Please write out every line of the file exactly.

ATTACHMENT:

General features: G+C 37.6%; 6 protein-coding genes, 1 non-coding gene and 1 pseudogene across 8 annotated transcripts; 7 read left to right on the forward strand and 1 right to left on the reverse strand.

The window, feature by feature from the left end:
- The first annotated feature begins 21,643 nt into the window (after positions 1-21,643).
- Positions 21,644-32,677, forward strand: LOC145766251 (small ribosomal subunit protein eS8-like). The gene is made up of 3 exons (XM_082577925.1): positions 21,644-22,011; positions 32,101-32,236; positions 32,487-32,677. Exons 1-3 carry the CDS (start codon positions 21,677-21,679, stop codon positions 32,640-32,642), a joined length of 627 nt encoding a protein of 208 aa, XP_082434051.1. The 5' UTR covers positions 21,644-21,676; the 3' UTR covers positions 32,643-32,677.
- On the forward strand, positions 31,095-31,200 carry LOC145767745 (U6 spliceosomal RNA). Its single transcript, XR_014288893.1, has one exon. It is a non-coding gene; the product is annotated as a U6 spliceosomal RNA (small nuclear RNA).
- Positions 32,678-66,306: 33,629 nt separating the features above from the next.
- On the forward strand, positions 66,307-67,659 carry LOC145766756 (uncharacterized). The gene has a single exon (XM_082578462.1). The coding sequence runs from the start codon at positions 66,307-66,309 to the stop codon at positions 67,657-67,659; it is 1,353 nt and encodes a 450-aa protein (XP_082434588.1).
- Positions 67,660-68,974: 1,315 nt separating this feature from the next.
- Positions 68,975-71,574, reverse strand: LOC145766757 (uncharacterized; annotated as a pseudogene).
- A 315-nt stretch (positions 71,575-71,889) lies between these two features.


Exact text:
General features: G+C 37.6%; 6 protein-coding genes, 1 non-coding gene and 1 pseudogene across 8 annotated transcripts; 7 read left to right on the forward strand and 1 right to left on the reverse strand.

The window, feature by feature from the left end:
- The first annotated feature begins 21,643 nt into the window (after positions 1-21,643).
- Positions 21,644-32,677, forward strand: LOC145766251 (small ribosomal subunit protein eS8-like). The gene is made up of 3 exons (XM_082577925.1): positions 21,644-22,011; positions 32,101-32,236; positions 32,487-32,677. Exons 1-3 carry the CDS (start codon positions 21,677-21,679, stop codon positions 32,640-32,642), a joined length of 627 nt encoding a protein of 208 aa, XP_082434051.1. The 5' UTR covers positions 21,644-21,676; the 3' UTR covers positions 32,643-32,677.
- On the forward strand, positions 31,095-31,200 carry LOC145767745 (U6 spliceosomal RNA). Its single transcript, XR_014288893.1, has one exon. It is a non-coding gene; the product is annotated as a U6 spliceosomal RNA (small nuclear RNA).
- Positions 32,678-66,306: 33,629 nt separating the features above from the next.
- On the forward strand, positions 66,307-67,659 carry LOC145766756 (uncharacterized). The gene has a single exon (XM_082578462.1). The coding sequence runs from the start codon at positions 66,307-66,309 to the stop codon at positions 67,657-67,659; it is 1,353 nt and encodes a 450-aa protein (XP_082434588.1).
- Positions 67,660-68,974: 1,315 nt separating this feature from the next.
- Positions 68,975-71,574, reverse strand: LOC145766757 (uncharacterized; annotated as a pseudogene).
- A 315-nt stretch (positions 71,575-71,889) lies between these two features.